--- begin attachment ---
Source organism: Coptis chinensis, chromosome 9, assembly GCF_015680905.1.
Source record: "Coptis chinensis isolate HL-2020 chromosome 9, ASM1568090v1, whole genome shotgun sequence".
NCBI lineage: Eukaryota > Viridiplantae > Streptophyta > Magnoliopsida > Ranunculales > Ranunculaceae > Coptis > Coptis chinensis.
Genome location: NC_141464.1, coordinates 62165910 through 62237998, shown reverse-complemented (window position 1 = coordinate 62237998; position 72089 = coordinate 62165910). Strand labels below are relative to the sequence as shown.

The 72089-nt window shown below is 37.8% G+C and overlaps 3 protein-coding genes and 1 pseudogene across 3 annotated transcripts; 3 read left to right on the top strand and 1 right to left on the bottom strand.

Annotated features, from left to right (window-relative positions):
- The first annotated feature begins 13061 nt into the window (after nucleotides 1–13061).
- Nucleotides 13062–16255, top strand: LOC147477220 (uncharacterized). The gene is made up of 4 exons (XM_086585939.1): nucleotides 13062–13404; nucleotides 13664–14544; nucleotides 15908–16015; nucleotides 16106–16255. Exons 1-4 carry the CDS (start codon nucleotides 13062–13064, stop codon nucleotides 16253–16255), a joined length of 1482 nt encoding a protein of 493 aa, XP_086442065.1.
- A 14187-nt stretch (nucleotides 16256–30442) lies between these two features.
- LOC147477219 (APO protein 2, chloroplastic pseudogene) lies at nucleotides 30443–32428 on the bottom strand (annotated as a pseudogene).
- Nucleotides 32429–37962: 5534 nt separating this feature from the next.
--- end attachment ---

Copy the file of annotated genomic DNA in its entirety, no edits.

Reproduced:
Source organism: Coptis chinensis, chromosome 9, assembly GCF_015680905.1.
Source record: "Coptis chinensis isolate HL-2020 chromosome 9, ASM1568090v1, whole genome shotgun sequence".
NCBI lineage: Eukaryota > Viridiplantae > Streptophyta > Magnoliopsida > Ranunculales > Ranunculaceae > Coptis > Coptis chinensis.
Genome location: NC_141464.1, coordinates 62165910 through 62237998, shown reverse-complemented (window position 1 = coordinate 62237998; position 72089 = coordinate 62165910). Strand labels below are relative to the sequence as shown.

The 72089-nt window shown below is 37.8% G+C and overlaps 3 protein-coding genes and 1 pseudogene across 3 annotated transcripts; 3 read left to right on the top strand and 1 right to left on the bottom strand.

Annotated features, from left to right (window-relative positions):
- The first annotated feature begins 13061 nt into the window (after nucleotides 1–13061).
- Nucleotides 13062–16255, top strand: LOC147477220 (uncharacterized). The gene is made up of 4 exons (XM_086585939.1): nucleotides 13062–13404; nucleotides 13664–14544; nucleotides 15908–16015; nucleotides 16106–16255. Exons 1-4 carry the CDS (start codon nucleotides 13062–13064, stop codon nucleotides 16253–16255), a joined length of 1482 nt encoding a protein of 493 aa, XP_086442065.1.
- A 14187-nt stretch (nucleotides 16256–30442) lies between these two features.
- LOC147477219 (APO protein 2, chloroplastic pseudogene) lies at nucleotides 30443–32428 on the bottom strand (annotated as a pseudogene).
- Nucleotides 32429–37962: 5534 nt separating this feature from the next.